Three years ago, at 4am on the day after Thanksgiving, I rushed my pregnant wife to a Best Buy in Westchester, hunting for a laptop selling far below cost. Expecting to be among the very few crazy enough to shop on Black Friday before sunrise, I was shocked to see a line stretching around the block (including other pregnant women). By the time we were finally allowed into the store, all the best deals had all been snapped up, leaving laggards like us to scavenge through baskets of bargain-priced junk. Determined to have some sort of compensation for our lost hours of sleep, I purchased a deeply discounted DVD— the Arnold Schwarzenegger classic Total Recall. Since this event, I have taken to calling the purchase of a good or service to justify one’s effort “Black Friday Syndrome.”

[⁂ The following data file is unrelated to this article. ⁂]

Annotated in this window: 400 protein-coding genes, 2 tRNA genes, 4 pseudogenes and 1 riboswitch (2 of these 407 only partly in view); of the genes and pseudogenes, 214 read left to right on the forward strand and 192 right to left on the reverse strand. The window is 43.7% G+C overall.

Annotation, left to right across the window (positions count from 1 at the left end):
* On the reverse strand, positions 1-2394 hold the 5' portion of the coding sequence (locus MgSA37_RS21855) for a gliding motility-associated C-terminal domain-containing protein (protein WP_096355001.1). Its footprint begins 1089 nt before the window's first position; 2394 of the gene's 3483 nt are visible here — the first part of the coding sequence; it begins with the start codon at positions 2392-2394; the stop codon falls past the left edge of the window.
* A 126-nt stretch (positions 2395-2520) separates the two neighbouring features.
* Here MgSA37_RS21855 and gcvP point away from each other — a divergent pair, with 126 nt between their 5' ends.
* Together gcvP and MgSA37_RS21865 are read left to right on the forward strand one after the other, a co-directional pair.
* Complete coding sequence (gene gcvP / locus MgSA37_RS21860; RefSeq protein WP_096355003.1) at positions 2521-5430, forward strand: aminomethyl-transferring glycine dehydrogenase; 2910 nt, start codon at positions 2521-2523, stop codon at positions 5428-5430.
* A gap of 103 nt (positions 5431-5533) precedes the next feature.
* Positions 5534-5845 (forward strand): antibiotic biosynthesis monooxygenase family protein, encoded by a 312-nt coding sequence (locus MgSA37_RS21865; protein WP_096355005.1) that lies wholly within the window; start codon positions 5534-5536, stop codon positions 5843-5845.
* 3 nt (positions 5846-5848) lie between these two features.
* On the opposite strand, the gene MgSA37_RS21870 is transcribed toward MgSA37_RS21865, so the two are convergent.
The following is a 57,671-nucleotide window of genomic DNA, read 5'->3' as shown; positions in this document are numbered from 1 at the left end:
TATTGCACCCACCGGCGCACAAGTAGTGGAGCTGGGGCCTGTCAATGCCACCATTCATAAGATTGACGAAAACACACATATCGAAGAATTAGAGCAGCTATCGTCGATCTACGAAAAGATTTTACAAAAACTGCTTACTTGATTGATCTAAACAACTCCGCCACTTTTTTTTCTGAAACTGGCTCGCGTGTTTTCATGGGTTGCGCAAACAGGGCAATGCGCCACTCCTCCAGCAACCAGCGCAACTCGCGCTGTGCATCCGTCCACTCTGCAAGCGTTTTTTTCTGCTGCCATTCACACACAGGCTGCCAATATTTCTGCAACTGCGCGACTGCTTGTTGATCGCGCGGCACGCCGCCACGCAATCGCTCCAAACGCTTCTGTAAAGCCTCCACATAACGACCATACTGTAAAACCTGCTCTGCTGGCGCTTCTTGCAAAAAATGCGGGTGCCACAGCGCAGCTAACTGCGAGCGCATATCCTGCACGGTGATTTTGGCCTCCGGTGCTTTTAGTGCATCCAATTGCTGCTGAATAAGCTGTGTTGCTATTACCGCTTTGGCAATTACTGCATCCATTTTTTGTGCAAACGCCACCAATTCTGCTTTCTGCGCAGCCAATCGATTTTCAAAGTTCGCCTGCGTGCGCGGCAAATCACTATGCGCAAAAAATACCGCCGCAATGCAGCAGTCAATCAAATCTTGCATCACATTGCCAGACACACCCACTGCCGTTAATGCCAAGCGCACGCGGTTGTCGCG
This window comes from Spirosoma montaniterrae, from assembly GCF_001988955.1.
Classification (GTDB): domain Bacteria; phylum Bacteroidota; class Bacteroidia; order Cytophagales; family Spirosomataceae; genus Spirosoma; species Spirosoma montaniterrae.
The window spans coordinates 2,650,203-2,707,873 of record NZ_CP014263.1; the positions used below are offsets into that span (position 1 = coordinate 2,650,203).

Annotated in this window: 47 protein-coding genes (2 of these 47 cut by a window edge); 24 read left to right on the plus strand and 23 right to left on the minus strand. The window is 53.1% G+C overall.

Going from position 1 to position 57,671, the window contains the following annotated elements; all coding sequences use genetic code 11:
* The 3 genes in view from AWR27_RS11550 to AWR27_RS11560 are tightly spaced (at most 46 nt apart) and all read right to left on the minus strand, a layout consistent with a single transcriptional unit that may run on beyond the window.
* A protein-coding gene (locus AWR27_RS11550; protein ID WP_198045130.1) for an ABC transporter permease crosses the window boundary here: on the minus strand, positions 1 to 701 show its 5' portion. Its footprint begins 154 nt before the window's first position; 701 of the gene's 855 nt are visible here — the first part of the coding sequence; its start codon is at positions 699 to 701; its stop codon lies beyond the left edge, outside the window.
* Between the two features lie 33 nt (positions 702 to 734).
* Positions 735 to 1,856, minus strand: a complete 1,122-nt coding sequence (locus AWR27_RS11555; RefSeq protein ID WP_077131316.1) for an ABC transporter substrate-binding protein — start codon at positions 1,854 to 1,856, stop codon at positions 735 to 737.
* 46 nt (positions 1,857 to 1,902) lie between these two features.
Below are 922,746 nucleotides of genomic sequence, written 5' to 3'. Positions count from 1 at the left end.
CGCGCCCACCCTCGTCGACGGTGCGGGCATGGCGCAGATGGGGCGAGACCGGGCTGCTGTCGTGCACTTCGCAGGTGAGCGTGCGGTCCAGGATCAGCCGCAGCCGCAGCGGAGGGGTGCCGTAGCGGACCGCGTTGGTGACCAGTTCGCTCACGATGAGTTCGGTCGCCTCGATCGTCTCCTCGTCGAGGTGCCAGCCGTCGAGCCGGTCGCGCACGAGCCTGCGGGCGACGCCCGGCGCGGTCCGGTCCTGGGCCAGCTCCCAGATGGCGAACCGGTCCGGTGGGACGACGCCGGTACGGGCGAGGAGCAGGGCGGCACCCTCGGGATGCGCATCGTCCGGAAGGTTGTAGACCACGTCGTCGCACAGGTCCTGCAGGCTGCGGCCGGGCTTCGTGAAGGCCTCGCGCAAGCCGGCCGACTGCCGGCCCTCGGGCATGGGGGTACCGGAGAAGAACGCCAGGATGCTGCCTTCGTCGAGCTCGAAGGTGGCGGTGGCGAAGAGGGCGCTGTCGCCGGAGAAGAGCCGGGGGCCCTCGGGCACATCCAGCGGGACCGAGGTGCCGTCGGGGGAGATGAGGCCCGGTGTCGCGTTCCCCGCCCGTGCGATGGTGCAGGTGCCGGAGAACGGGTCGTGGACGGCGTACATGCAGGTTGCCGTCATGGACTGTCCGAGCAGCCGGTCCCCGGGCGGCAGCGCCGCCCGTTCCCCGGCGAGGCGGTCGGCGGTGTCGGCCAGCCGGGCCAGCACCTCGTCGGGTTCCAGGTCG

Now, just a week after Black Friday 2009, I have been asked by several investors in private equity if Black Friday Syndrome might be entering the secondary market for private equity LP interests. Since late summer, we have seen prices increasing in the secondary market. This has been reported by numerous sources and nicely summarized at peHUB by Erin Griffith.
Are secondary investors starting to buy private equity LP interests to justify their fund-raising efforts or is there a more rational explanation? Will buyers be left with the private equity equivalents of Total Recall DVDs? At a secondaries conference I participated in several weeks ago, Dan Primack even speculated that secondary funds will be unable to find investable opportunities and return some of the capital they raised.